Among the best-known devotees of the sport was a Colonel Mordaunt, who, about 1780, took a number of the best English game-cocks to India. There he found the sport in high favour with the native rulers and his birds were beaten. Perhaps the most famous main in England took place at Lincoln in 1830 between the birds of Joseph Gilliver, the most celebrated breeder, or “feeder,” of his day, and those of the earl of Derby. The conditions called for seven birds a side, and the stakes were 5000 guineas the main and 1000 guineas each match. The main was won by Gilliver by five matches to two. His grandson was also a breeder, and the blood of his cocks still runs in the best breeds of Great Britain and America. Another famous breeder was Dr Bellyse of Audlem, the principal figure in the great mains fought at Chester during race-week at the beginning of the 19th century. His favourite breed was the white pile, and “Cheshire piles” are still much-fancied birds. Others were Irish brown-reds, Lancashire black-reds and Staffordshire duns.

In Wales, as well as some parts of England, cocking-mains took place regularly in churchyards, and in many instances even inside the churches themselves. Sundays, wakes and church festivals were favourite occasions for them. The habit of holding mains in schools was common from the 12th to about the middle of the 19th century. When cocking was at its height, the pupils of many schools were made a special allowance for purchasing fighting-cocks, and parents were expected to contribute to the expenses of the annual main on Shrove Tuesday, this money being called “cockpence.” Cock-fighting was prohibited by law in Great Britain in 1849.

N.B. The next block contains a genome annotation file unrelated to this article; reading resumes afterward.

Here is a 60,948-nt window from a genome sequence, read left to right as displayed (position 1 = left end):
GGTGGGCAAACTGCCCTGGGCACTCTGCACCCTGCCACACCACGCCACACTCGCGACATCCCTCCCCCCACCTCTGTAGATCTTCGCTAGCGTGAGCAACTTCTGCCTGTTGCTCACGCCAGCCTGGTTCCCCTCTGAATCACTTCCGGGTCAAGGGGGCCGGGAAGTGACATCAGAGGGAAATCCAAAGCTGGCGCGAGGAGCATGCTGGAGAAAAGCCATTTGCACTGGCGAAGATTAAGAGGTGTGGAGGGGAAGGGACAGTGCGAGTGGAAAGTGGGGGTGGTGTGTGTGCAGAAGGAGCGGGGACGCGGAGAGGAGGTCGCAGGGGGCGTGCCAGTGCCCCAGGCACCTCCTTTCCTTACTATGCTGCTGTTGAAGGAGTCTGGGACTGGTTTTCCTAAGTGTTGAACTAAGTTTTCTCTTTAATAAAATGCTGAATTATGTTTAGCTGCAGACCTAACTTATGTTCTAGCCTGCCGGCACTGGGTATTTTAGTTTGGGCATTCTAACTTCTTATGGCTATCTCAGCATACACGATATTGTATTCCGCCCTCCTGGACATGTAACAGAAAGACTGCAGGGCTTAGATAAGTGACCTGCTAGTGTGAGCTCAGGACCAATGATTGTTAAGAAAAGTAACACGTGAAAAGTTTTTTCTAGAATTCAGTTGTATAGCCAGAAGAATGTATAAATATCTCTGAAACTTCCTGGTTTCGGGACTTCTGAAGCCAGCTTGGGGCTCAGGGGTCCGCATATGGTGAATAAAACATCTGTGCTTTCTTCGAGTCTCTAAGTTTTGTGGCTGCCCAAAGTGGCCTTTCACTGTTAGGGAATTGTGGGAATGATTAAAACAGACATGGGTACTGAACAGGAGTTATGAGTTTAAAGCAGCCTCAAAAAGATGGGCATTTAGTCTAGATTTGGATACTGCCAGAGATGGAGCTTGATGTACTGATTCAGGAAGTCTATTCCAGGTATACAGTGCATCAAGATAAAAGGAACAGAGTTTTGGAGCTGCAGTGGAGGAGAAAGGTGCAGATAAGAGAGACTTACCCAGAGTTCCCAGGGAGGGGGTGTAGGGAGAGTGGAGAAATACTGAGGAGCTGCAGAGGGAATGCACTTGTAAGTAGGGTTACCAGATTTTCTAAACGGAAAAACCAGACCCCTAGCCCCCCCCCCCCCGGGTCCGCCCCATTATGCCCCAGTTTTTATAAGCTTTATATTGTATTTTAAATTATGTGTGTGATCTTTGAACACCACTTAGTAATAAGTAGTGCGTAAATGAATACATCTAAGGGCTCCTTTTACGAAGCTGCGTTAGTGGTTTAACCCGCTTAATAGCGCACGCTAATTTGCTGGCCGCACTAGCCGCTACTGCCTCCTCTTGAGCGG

Cocking was early introduced into America, though it was always frowned upon in New England. Some of the older states, as Massachusetts, forbade it by passing laws against cruelty as early as 1836, and it is now expressly prohibited in Canada and in most states of the Union, or is repressed by general laws for the prevention of cruelty to animals.

Cocks are fought at an age of from one to two years. “Heeling,” or the proper fastening of the spurs, and “cutting out,” trimming the wings at a slope, and cutting the tail down by one-third of its length and shortening the hackle and rump feathers, are arts acquired by experience. The comb is cut down close, so as to offer the least possible mark for the hostile bird’s bill. The cock is then provided with either “short heels,” spurs 1½ in. or less in length, or with “long heels,” from 2 to 2½ in. in length. The training of a cock for the pit lasts from ten days to a month or more, during which time the bird is subjected to a rigid diet and exercise in running and sparring. The birds may not be touched after being set down in the pit, unless to extricate them from the matting. Whenever a bird refuses to fight longer he is set breast to breast with his adversary in the middle of the pit, and if he then still refuses to fight he is regarded as defeated. Among the favourite breeds may be mentioned the “Irish gilders,” “Irish Grays,” “Shawlnecks,” “Gordons,” “Eslin Red-Quills,” “Baltimore Topknots,” “Dominiques,” “War-horses” and “Claibornes.”

Cock-fighting possesses an extensive literature of its own. See Gervase Markham, Pleasures of Princes (London, 1614); Blain, Rural Sports (London, 1853); “Game Cocks and Cock-Fighting,” Outing, vol. 39; “A Modest Commendation of Cock-Fighting,” Blackwood’s Magazine, vol. 22; “Cock-Fighting in Schools,” Chambers’ Magazine, vol. 65.

COCK LANE GHOST, a supposed apparition, the vagaries of which attracted extraordinary public attention in London during 1762. At a house in Cock Lane, Smithfield, tenanted by one Parsons, knockings and other noises were said to occur at night varied by the appearance of a luminous figure, alleged to be the ghost of a Mrs Kent who had died in the house some two years before. A thorough investigation revealed that Parsons’ daughter, a child of eleven, was the source of the disturbance. The object of the Parsons family seems to have been to accuse the husband of the deceased woman of murdering her, with a view to blackmail. Parsons was prosecuted and condemned to the pillory. Among the crowds who visited the